Grey Sail Brewing

WINNER, small category: 10–49 employees
Location: Westerly, greysailbrewing.com
A small craft brewery with both year-round and limited edition brews.

Did you know? The brewery’s name comes from the gray sails visible on the horizon to any South County beachgoer.

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Visitors to Grey Sail’s tasting room may recall buying fresh pasta here during its former life, when the building was home to the original Westerly Macaroni Factory.

For the last ten years, however, Grey Sail has been brewing up batches of craft beer with evocative names such as Pour Judgement and Flying Jenny in the squat building overlooking the Pawcatuck River.

When the pandemic hit, the brewery staff recognized a critical need and responded with an out-of-the-box idea. After researching the World Health Organization’s formula, they retooled the equipment and produced more than 15,000 gallons of hand sanitizer and distributed it free in two-ounce bottles to first responders, hospitals and small businesses in the area. The company also donated $1,000 to the Ocean Community Chamber of Commerce (OCCC) to help pay for personal protective equipment for small businesses, and free masks to the public.

“Their fast acting and generous actions helped keep our community safe,” wrote one nominator, Lisa Konicki of the OCCC.
Fellow nominator, Tony Vellucci of the Frank Olean Center, agreed. “Rather than move on a new line of beverages, they chose to use the alcohol to make hand sanitizer and were extremely generous and quite unselfish in helping those in need.”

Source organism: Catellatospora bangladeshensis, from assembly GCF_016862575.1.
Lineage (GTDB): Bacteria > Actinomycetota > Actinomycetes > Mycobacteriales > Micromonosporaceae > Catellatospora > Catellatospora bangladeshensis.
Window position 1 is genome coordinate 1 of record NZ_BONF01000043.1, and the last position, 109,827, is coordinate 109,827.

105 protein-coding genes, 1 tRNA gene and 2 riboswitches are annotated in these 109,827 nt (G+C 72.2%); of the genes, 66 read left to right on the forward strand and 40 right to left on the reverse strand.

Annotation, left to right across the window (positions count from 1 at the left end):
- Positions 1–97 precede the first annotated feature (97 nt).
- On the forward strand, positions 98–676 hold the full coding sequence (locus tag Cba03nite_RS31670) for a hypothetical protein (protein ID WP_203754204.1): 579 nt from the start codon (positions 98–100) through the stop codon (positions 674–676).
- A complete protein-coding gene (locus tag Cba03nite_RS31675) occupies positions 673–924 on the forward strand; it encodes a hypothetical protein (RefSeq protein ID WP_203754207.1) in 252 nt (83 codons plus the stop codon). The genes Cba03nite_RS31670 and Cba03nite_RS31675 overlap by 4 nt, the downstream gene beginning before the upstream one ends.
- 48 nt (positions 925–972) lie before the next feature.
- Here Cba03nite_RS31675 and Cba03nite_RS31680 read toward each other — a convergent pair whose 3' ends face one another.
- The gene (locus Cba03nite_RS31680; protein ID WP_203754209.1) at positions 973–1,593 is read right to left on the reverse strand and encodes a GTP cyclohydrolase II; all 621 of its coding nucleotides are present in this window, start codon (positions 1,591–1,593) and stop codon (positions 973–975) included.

The judges confirmed those sentiments: “It’s amazing to see an applicant already affected by the pandemic do so much for nonprofits and the community.”

Bloom Back Flowers

WINNER, micro category: 9 employees or less
Location: Johnston, bloombackflowers.com
A flower designer who offers DIY classes to kids and adults and creates floral displays for events.

Did you know? Angela Rotondo took the plunge in November 2019 and left the corporate world after fifteen years to debut her flower business.

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As both boss and solo employee, Angela Rotondo had her hands full just keeping her new floral design business afloat during the shutdown. She also knows that beautiful flowers can lift spirits like nothing else. She realized she had to retool her approach to survive, she says, but she also wanted to continue to bring joy to the community. “What better way than to promote positivity and give kids, elders and parents something to do while inside,” Rotondo says.

Rotondo devoted up to six hours a day delivering low-cost DIY flower kits for adults and kids, teaching kiddos new skills, promoting gardening as a hobby and helping harried parents in search of new homeschooling ideas. She also recognized that local nonprofits were being stretched by clients’ needs so Bloom Back donated a $75 gift certificate to Good Neighbors Soup Kitchen for a holiday centerpiece as part of the food pantry’s anniversary celebration. And coming full circle, she volunteered in the Scituate Community Garden’s vegetable garden, which supplies local food kitchens. It helps Bloom Back complement and serve the communities it serves, she says.

The Common Good judges applauded Rotondo’s work, “even more since she’s a one-woman band,” said one. Another noted, “Flowers are a ‘nice to have’ but not a ‘need to have,’ so it’s a real boost of something positive during this time.”

Ja21ec18comWhat’s Up Newp

Honorable mention, micro category: 9 employees or less
Location: Newport, whatsupnewp.com
A local, independent online news site primarily covering Newport County.

The judges hailed What’s Up Newp: “The virtual tip jars for musicians and bartenders as well as the virtual concerts by musicians are a provocative reminder that the local arts community also needs support during the crisis.”

The Judges: Sharon Collier, vice president of human resources, Rhode Island Foundation. Emmanuel Echevarria, director of human resources, city of Providence. Sarah Francis, editor, Rhode Island Monthly. Liz Catucci, president and CEO, Northern Rhode Island Chamber. Katie Soares, vice president, senior public affairs manager, Citizens Bank.